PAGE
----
At "STARTING POINT", a friend of Zimmerman's actually appeared and talked about the robberies that happened specifically or allegedly by blacks in that community. What do you know about that?

CHO: That's right. According to Sanford police, you know, there were eight robberies in that housing development. We want to get to that in just a minute.

But it really does speak to the question -- just back up for one second about the 911 call. It really speaks to the question of the race issue, right?

BANFIELD: It's the first time I heard anyone suggest that Zimmerman might have been saying the word "close" instead of the racial slur -- that starts with a "C," right.

CHO: And that's right. And that's part of the reason why and presumably, you know, this whole issue -- and the reason why we care about it so much is because of race and was it a hate crime?

And so, if Zimmerman did, in fact, use that racial slur, of course, that's just going to add fuel to the fire to all of those Trayvon Martin supporters who are saying, see, this was a hate crime. See, this is racially motivated.

BANFIELD: Is that what the FBI is looking at?

CHO: Of course. And we are looking -- they are looking at it very closely. Now, to your point about the robberies in the area, yes, there was crime in the area. And we did look into that.

Soledad did speak to a man named Frank Taaffe. He lives in the community. He's a former neighborhood watch block captain. And here's exactly what he said to Soledad about crime in the area. Listen.


FRANK TAAFFE, FORMER NEIGHBORHOOD WATCH BLOCK CAPTAIN: We had eight burglaries in our neighborhood all perpetrated by young black males in the 15 months prior to Trayvon being shot. One of those -- it would have been nine, excuse me, there would have been nine, but George Zimmerman, through his efforts of being a neighborhood watch captain helped stop one in progress, documented in the 911 calls February 2nd. My house was being robbed, and George on his nightly rounds, watched this burglary in progress, called Sanford P.D., waited for them, and helped ensure that nothing bad happened to my house.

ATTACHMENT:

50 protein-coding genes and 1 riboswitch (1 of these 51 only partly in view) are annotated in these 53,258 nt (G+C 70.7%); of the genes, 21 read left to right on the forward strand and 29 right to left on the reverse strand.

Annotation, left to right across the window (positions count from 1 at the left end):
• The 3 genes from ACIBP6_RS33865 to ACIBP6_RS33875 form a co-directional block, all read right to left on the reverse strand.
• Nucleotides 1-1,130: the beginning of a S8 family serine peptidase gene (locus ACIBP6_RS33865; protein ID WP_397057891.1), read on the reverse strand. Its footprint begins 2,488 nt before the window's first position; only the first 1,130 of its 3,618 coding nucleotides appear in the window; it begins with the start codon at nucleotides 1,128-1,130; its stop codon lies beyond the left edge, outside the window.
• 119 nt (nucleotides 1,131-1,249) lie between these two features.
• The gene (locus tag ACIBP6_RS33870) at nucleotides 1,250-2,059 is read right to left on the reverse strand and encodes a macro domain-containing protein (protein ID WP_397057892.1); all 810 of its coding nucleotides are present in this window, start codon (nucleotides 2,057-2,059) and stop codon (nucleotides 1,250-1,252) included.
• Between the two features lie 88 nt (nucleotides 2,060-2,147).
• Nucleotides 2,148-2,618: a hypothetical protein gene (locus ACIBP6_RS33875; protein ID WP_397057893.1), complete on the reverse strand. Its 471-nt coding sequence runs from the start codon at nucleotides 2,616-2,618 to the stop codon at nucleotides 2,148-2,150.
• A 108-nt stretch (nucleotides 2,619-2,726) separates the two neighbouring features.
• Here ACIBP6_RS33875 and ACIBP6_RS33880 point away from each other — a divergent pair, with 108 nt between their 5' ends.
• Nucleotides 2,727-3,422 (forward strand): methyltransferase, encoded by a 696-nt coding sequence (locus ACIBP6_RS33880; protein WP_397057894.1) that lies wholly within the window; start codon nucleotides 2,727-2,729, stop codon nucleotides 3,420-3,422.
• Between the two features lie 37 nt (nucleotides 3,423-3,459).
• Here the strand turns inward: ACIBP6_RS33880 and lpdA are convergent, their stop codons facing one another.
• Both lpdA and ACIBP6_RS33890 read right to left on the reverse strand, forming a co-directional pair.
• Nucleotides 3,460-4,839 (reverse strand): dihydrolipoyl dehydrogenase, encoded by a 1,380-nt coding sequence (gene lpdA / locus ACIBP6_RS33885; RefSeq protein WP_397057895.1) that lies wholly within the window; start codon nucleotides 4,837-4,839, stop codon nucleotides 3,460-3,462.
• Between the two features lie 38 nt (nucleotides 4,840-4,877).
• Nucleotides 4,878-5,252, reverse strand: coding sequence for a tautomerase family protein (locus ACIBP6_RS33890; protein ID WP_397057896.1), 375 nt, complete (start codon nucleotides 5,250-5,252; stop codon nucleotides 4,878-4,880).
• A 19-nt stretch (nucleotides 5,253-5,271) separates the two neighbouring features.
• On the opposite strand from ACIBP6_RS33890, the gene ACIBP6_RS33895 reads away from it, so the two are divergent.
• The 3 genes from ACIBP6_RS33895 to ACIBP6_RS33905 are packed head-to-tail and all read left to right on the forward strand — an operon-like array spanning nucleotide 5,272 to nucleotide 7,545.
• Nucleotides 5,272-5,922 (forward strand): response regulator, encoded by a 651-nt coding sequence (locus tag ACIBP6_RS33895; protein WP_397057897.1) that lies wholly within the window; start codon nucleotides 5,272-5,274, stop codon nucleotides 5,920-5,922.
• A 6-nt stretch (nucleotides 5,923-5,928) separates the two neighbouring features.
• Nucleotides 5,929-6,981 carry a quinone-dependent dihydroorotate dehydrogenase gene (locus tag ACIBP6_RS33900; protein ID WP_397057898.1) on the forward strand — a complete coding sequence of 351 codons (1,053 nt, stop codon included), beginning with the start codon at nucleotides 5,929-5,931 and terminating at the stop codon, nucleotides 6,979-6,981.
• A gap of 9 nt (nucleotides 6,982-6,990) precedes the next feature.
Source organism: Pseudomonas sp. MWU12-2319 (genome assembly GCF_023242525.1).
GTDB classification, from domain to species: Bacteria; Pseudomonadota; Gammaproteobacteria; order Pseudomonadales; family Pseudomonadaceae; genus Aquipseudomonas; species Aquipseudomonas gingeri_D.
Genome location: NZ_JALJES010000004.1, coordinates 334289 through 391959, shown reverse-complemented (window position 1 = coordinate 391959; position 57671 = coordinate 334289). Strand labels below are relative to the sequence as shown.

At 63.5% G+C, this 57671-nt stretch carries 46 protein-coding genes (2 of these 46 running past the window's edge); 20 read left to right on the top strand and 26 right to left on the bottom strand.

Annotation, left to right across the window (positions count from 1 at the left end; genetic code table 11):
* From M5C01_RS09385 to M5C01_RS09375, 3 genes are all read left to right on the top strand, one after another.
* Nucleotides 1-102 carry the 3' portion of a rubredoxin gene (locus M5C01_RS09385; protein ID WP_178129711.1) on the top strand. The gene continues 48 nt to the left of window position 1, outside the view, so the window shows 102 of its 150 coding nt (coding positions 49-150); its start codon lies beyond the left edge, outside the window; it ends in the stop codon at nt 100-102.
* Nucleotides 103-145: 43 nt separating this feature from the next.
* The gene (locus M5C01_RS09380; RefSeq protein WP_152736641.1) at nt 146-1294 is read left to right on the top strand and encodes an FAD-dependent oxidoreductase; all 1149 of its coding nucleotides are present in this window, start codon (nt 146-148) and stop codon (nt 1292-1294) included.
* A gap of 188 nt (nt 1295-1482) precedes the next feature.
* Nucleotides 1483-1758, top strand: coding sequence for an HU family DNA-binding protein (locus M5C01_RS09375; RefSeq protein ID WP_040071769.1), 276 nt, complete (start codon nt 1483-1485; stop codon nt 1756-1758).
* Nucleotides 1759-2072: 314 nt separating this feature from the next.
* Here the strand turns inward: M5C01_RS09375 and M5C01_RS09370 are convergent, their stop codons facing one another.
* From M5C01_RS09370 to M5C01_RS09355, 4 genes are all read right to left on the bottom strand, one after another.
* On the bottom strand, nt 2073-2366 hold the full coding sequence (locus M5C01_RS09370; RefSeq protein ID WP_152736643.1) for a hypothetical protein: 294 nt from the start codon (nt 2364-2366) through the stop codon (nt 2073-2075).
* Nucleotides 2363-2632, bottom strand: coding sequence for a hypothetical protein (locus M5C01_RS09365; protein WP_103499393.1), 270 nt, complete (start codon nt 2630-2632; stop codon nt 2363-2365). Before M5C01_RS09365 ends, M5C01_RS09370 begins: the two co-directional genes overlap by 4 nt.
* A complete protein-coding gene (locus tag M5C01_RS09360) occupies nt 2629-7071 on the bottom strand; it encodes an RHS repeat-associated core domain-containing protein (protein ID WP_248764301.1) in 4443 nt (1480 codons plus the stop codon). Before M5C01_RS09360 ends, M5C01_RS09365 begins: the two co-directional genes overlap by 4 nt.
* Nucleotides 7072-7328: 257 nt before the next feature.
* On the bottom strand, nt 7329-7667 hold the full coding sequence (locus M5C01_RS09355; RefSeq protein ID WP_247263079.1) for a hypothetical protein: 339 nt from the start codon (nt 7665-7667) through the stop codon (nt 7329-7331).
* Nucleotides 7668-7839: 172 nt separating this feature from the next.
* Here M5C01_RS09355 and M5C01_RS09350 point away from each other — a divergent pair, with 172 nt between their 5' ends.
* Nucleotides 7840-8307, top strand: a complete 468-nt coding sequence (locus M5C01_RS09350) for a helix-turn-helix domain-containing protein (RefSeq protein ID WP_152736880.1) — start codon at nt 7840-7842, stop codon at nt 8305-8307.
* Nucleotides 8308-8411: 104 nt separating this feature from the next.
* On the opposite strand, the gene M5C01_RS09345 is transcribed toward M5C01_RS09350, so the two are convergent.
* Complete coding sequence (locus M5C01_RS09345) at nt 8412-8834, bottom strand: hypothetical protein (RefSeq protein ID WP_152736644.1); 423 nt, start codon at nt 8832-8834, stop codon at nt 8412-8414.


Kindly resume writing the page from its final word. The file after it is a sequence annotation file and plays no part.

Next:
CHO: Stopped one in progress. Is that true?

Well, CNN did some digging. According to Sanford police records -- and this is what we were talking about before. There were indeed eight robberies in that housing development in the 14 months prior to Trayvon's shooting. Four of them involved black male suspects. Another four had unidentified suspects.

Listen to this interesting detail, too. There's also a 911 call dated three weeks before Trayvon was killed. Police were called to an address that matches Frank Taaffe's address after the caller said they saw a black male at the home. When police got to the address, there was nobody there.

So, I mean, you know, there's a lot of he said/she said going on. Obviously, a lot of competing interests in this story, people who are supporting George Zimmerman on one side and people who are supporters of Trayvon Martin and his family on the other. It really depends on who you believe, when you look at that 911 call --

BANFIELD: What it should depend on, though, is the facts.

CHO: That's right.

BANFIELD: It doesn't matter what we believe. Ultimately, if this ends up in court, it matters what a jury gets to see.

CHO: And they're going to be looking at all of this, including that 911 call.


BANFIELD: Don't know that. I strongly suggest a suppression hearing on that question. A hearing at least. If it ends up ever in court, we are jumping way ahead of the game on that one. You have your work cut out for you.

CHO: You're right. I do.

SAMBOLIN: Thank you, Alina. We appreciate it.

BANFIELD: Sixteen minutes now past 5:00.

And still ahead, a member of the president's inner circle seduced by a spy? The FBI is quickly responding to a new British documentary.

SAMBOLIN: And the naked body of a prominent French scholar and government adviser found in a New York hotel room. His cell phone possibly tossed out the window. Police are now investigating this incredibly mysterious death.

You are watching EARLY START.


BANFIELD: Nineteen minutes now past 5:00. Time to get our check on the stop stories with Christine Romans.